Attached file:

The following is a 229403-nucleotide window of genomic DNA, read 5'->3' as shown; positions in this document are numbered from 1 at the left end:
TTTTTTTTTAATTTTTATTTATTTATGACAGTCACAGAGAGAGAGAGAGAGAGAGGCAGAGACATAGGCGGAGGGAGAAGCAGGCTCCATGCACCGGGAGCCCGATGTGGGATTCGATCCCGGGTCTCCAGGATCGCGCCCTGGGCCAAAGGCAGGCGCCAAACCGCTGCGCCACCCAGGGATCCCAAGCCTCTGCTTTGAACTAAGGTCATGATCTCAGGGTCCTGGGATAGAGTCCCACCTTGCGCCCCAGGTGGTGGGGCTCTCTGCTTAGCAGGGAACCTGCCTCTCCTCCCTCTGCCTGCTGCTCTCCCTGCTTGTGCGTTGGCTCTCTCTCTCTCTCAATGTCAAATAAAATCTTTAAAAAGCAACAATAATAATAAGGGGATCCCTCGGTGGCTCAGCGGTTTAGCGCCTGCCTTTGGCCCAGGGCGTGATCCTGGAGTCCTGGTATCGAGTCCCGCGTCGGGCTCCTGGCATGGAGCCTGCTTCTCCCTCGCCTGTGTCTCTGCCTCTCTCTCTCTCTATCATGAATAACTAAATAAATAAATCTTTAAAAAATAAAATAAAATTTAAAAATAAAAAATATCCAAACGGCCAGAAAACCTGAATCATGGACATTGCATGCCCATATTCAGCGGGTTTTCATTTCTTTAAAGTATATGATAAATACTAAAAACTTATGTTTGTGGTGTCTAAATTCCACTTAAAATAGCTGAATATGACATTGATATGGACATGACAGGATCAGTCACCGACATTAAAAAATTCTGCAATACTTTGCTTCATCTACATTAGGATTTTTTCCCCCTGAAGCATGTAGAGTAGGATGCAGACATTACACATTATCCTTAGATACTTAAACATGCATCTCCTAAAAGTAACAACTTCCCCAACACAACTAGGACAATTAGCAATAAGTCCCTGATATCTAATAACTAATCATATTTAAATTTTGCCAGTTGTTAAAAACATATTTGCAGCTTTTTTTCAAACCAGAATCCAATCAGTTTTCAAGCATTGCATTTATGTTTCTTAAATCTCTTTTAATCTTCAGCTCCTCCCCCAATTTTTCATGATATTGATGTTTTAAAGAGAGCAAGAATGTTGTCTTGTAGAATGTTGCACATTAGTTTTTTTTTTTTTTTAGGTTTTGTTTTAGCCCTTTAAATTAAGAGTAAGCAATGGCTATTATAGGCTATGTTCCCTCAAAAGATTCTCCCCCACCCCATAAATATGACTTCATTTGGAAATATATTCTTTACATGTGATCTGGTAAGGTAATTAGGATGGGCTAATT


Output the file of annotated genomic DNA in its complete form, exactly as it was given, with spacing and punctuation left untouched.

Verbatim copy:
The following is a 229403-nucleotide window of genomic DNA, read 5'->3' as shown; positions in this document are numbered from 1 at the left end:
TTTTTTTTTAATTTTTATTTATTTATGACAGTCACAGAGAGAGAGAGAGAGAGAGGCAGAGACATAGGCGGAGGGAGAAGCAGGCTCCATGCACCGGGAGCCCGATGTGGGATTCGATCCCGGGTCTCCAGGATCGCGCCCTGGGCCAAAGGCAGGCGCCAAACCGCTGCGCCACCCAGGGATCCCAAGCCTCTGCTTTGAACTAAGGTCATGATCTCAGGGTCCTGGGATAGAGTCCCACCTTGCGCCCCAGGTGGTGGGGCTCTCTGCTTAGCAGGGAACCTGCCTCTCCTCCCTCTGCCTGCTGCTCTCCCTGCTTGTGCGTTGGCTCTCTCTCTCTCTCAATGTCAAATAAAATCTTTAAAAAGCAACAATAATAATAAGGGGATCCCTCGGTGGCTCAGCGGTTTAGCGCCTGCCTTTGGCCCAGGGCGTGATCCTGGAGTCCTGGTATCGAGTCCCGCGTCGGGCTCCTGGCATGGAGCCTGCTTCTCCCTCGCCTGTGTCTCTGCCTCTCTCTCTCTCTATCATGAATAACTAAATAAATAAATCTTTAAAAAATAAAATAAAATTTAAAAATAAAAAATATCCAAACGGCCAGAAAACCTGAATCATGGACATTGCATGCCCATATTCAGCGGGTTTTCATTTCTTTAAAGTATATGATAAATACTAAAAACTTATGTTTGTGGTGTCTAAATTCCACTTAAAATAGCTGAATATGACATTGATATGGACATGACAGGATCAGTCACCGACATTAAAAAATTCTGCAATACTTTGCTTCATCTACATTAGGATTTTTTCCCCCTGAAGCATGTAGAGTAGGATGCAGACATTACACATTATCCTTAGATACTTAAACATGCATCTCCTAAAAGTAACAACTTCCCCAACACAACTAGGACAATTAGCAATAAGTCCCTGATATCTAATAACTAATCATATTTAAATTTTGCCAGTTGTTAAAAACATATTTGCAGCTTTTTTTCAAACCAGAATCCAATCAGTTTTCAAGCATTGCATTTATGTTTCTTAAATCTCTTTTAATCTTCAGCTCCTCCCCCAATTTTTCATGATATTGATGTTTTAAAGAGAGCAAGAATGTTGTCTTGTAGAATGTTGCACATTAGTTTTTTTTTTTTTTTAGGTTTTGTTTTAGCCCTTTAAATTAAGAGTAAGCAATGGCTATTATAGGCTATGTTCCCTCAAAAGATTCTCCCCCACCCCATAAATATGACTTCATTTGGAAATATATTCTTTACATGTGATCTGGTAAGGTAATTAGGATGGGCTAATT